Please find an Explainer on How to find the true cost of an option below.

Time Stamps
What Happened Last Week – 00:23
What’s Happening Next Week – 1:34
Nick’s Update – 15:35

16 Responses

  1. Hi Nick. Just a reminder that 1 SPY call option and 5 micro-options or simply 15 micro-options (ticker $MES) would almost perfectly replace the current equities allocation. I’m saying this and I can’t even trade options myself, but it’s just a heads-up. Cheers!

    1. Interesting tip Miguel! I noticed that the $MES trade on the S&P index value (and thus currently have a notional value of $5241 per contract) instead of the approximate value of the $SPY ETF (~$520 right now). And the micro options have a $5 multiplier on the $MES futures contract, so one option is $5 * $5.241 = $26.205. So it appears to be about half the size of the regular 100 lot $SPY options. Thought I’d share in case anybody intends to use this for the stock replacement.

      1. Hi Budi. This seems to be the best way to accurately perform the replacement, but I understand how micro-options may be a niche form of expressing a view via options, they are not available on most brokers and I also suspect that most clients will probably be using a multiplier for their AUM and won’t immediately see utility in micros.
        I wasn’t aware of the pricing discrepancy favoring micros, so I guess our tips tips as a whole might even offer clients of the service more optionality in expressing the portfolio update regardless of the AUM size.

  2. The 9/24 SPY 520 Calls appear to be trading 20.86/97, not 12.60(that appears to be the Puts)??
    This would mean 1.40%(5.34% equity posn) capital in premium not 0.84%(3.20%) … do you still consider this a good risk reward for the optionality out to Sep’24?

    1. I think Nick is explaining (in the explainer – did you see that?) that the cash balance you will get from selling earns interest. Thus the cost of the call to you has to be net of the interest you are earning on the new cash you raised. Your net cost of the call is less than what you see on screen after earning interest.

        1. Exactly as Holly says. Puts and calls in ATM options, after taking into account interest and dividends, trade at parity. You can see the real cost by just looking at the puts and prove it by doing the actual calculation, as I did in explainer.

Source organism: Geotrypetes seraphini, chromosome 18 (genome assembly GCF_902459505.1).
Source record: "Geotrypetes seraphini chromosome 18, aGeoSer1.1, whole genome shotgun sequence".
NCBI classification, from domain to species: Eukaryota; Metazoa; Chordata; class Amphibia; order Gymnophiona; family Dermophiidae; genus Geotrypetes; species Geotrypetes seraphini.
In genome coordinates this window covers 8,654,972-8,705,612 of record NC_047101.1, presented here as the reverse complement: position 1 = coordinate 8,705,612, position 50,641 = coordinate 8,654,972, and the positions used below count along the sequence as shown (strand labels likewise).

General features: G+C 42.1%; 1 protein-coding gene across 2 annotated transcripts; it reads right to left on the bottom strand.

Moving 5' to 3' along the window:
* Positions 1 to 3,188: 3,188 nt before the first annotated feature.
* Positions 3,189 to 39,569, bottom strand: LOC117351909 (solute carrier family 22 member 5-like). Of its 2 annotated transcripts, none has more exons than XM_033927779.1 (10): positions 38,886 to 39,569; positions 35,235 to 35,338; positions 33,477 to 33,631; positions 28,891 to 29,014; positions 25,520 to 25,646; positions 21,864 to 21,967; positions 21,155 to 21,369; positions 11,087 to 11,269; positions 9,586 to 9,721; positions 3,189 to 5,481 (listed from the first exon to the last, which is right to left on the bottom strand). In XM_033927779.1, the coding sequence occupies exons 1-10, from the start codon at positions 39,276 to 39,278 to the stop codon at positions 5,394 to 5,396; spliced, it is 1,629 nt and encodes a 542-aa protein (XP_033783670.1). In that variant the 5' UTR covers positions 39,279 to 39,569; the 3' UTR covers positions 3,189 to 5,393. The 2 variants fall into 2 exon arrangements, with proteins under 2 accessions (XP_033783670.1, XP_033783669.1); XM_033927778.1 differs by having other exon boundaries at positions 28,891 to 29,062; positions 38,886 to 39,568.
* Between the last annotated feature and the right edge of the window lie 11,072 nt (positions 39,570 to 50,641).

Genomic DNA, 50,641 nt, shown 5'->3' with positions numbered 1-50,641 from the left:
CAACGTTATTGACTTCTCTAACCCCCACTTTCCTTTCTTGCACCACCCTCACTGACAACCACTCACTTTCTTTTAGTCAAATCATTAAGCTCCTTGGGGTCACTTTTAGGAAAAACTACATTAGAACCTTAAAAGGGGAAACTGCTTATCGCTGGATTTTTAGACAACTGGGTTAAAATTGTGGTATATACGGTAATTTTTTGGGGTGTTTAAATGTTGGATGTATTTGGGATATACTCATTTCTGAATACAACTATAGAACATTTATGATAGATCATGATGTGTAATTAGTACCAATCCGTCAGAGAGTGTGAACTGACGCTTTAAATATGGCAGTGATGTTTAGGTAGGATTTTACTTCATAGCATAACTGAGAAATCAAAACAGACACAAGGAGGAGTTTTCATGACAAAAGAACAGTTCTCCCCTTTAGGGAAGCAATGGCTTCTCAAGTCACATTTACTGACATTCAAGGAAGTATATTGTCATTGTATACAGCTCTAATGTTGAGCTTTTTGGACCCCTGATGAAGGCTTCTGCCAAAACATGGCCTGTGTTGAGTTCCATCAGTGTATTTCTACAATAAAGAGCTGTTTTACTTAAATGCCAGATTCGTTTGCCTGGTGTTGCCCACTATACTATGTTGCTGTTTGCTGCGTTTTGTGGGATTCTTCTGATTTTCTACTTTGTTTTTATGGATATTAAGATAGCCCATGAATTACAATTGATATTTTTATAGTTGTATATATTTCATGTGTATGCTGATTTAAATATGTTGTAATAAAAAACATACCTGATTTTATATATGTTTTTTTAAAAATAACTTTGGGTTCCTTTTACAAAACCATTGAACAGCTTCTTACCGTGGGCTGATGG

3. Out of semi-idle curiosity, if you were required to retain one of the ETFs in our current portfolio, which one would you select and why?

    1. EUFN and XLF have probably done nearly all the outperformance they are likely to. Hence if I absolutely had to choose, which fortunately I don’t have to, it would be the Qs, because you never know what new tech trend might emerge in nest few months. As insurance Vs some unexpected development, basically, not for market reasons, if that even makes sense.

    1. Do nothing, I guess.
      Wait for numbers and then either increase equities or go to minimum, according to what the new macro landscape looks like.

  4. The high level point here is that when you are faced with a potential “macro changing” set of data and volatility is this cheap, seems foolish not to take advantage. It might not work. But it’s playing the odds correctly. After the numbers we can rearrange everything at leisure. I still think that equities are likely to be fine. But I could be wrong. Why take the chance, when the price of certainty is this cheap? So much as to path of interest rates and hence equity multiples should be clearer after Wednesday.

    1. Not selling puts, buying them. If you don’t want to sell your holdings and buy calls, buying puts is the alternative. And I would buy only an amount equal to the current value of the equities. PS: I am not aware of such a video by Andy. Maybe write him an email to ask?

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